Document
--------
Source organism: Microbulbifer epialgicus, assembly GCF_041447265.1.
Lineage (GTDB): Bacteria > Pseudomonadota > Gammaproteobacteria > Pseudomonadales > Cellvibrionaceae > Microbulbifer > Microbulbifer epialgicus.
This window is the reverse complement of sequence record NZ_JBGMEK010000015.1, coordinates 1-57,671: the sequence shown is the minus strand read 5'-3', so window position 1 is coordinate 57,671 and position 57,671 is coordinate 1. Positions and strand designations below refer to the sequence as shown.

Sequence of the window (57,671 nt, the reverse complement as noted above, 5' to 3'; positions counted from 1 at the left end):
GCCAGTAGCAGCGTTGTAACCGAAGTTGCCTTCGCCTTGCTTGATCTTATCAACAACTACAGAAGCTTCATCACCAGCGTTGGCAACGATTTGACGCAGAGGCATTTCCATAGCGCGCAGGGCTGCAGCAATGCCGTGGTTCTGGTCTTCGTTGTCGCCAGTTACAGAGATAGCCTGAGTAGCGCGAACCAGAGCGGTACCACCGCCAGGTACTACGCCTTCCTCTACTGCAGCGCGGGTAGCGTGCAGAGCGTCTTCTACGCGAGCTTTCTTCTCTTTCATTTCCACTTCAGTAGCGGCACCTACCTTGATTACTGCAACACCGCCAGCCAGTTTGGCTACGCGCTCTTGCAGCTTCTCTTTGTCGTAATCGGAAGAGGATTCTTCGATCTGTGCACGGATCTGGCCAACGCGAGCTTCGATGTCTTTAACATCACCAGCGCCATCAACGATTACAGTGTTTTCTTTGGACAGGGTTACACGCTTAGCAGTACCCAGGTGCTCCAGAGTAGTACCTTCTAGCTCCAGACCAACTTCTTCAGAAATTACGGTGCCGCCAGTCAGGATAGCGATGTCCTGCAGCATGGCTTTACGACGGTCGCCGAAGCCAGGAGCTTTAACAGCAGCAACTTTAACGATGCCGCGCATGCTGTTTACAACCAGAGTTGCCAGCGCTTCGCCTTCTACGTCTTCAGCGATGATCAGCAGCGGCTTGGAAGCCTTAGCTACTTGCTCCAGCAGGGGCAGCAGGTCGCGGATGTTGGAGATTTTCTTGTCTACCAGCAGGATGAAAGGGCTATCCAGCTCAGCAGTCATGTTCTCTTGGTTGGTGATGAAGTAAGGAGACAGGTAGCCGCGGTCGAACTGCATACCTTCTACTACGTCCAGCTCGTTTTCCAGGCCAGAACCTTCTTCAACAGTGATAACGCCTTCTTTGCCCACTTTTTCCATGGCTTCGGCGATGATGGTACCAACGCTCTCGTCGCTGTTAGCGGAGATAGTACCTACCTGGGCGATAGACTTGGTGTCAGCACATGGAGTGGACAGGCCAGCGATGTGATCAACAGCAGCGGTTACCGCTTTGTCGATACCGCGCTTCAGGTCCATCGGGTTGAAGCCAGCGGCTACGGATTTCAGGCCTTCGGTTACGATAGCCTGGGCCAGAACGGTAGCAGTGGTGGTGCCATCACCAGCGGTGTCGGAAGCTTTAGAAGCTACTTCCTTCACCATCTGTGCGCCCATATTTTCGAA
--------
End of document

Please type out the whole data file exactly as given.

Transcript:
Source organism: Microbulbifer epialgicus, assembly GCF_041447265.1.
Lineage (GTDB): Bacteria > Pseudomonadota > Gammaproteobacteria > Pseudomonadales > Cellvibrionaceae > Microbulbifer > Microbulbifer epialgicus.
This window is the reverse complement of sequence record NZ_JBGMEK010000015.1, coordinates 1-57,671: the sequence shown is the minus strand read 5'-3', so window position 1 is coordinate 57,671 and position 57,671 is coordinate 1. Positions and strand designations below refer to the sequence as shown.

Sequence of the window (57,671 nt, the reverse complement as noted above, 5' to 3'; positions counted from 1 at the left end):
GCCAGTAGCAGCGTTGTAACCGAAGTTGCCTTCGCCTTGCTTGATCTTATCAACAACTACAGAAGCTTCATCACCAGCGTTGGCAACGATTTGACGCAGAGGCATTTCCATAGCGCGCAGGGCTGCAGCAATGCCGTGGTTCTGGTCTTCGTTGTCGCCAGTTACAGAGATAGCCTGAGTAGCGCGAACCAGAGCGGTACCACCGCCAGGTACTACGCCTTCCTCTACTGCAGCGCGGGTAGCGTGCAGAGCGTCTTCTACGCGAGCTTTCTTCTCTTTCATTTCCACTTCAGTAGCGGCACCTACCTTGATTACTGCAACACCGCCAGCCAGTTTGGCTACGCGCTCTTGCAGCTTCTCTTTGTCGTAATCGGAAGAGGATTCTTCGATCTGTGCACGGATCTGGCCAACGCGAGCTTCGATGTCTTTAACATCACCAGCGCCATCAACGATTACAGTGTTTTCTTTGGACAGGGTTACACGCTTAGCAGTACCCAGGTGCTCCAGAGTAGTACCTTCTAGCTCCAGACCAACTTCTTCAGAAATTACGGTGCCGCCAGTCAGGATAGCGATGTCCTGCAGCATGGCTTTACGACGGTCGCCGAAGCCAGGAGCTTTAACAGCAGCAACTTTAACGATGCCGCGCATGCTGTTTACAACCAGAGTTGCCAGCGCTTCGCCTTCTACGTCTTCAGCGATGATCAGCAGCGGCTTGGAAGCCTTAGCTACTTGCTCCAGCAGGGGCAGCAGGTCGCGGATGTTGGAGATTTTCTTGTCTACCAGCAGGATGAAAGGGCTATCCAGCTCAGCAGTCATGTTCTCTTGGTTGGTGATGAAGTAAGGAGACAGGTAGCCGCGGTCGAACTGCATACCTTCTACTACGTCCAGCTCGTTTTCCAGGCCAGAACCTTCTTCAACAGTGATAACGCCTTCTTTGCCCACTTTTTCCATGGCTTCGGCGATGATGGTACCAACGCTCTCGTCGCTGTTAGCGGAGATAGTACCTACCTGGGCGATAGACTTGGTGTCAGCACATGGAGTGGACAGGCCAGCGATGTGATCAACAGCAGCGGTTACCGCTTTGTCGATACCGCGCTTCAGGTCCATCGGGTTGAAGCCAGCGGCTACGGATTTCAGGCCTTCGGTTACGATAGCCTGGGCCAGAACGGTAGCAGTGGTGGTGCCATCACCAGCGGTGTCGGAAGCTTTAGAAGCTACTTCCTTCACCATCTGTGCGCCCATATTTTCGAA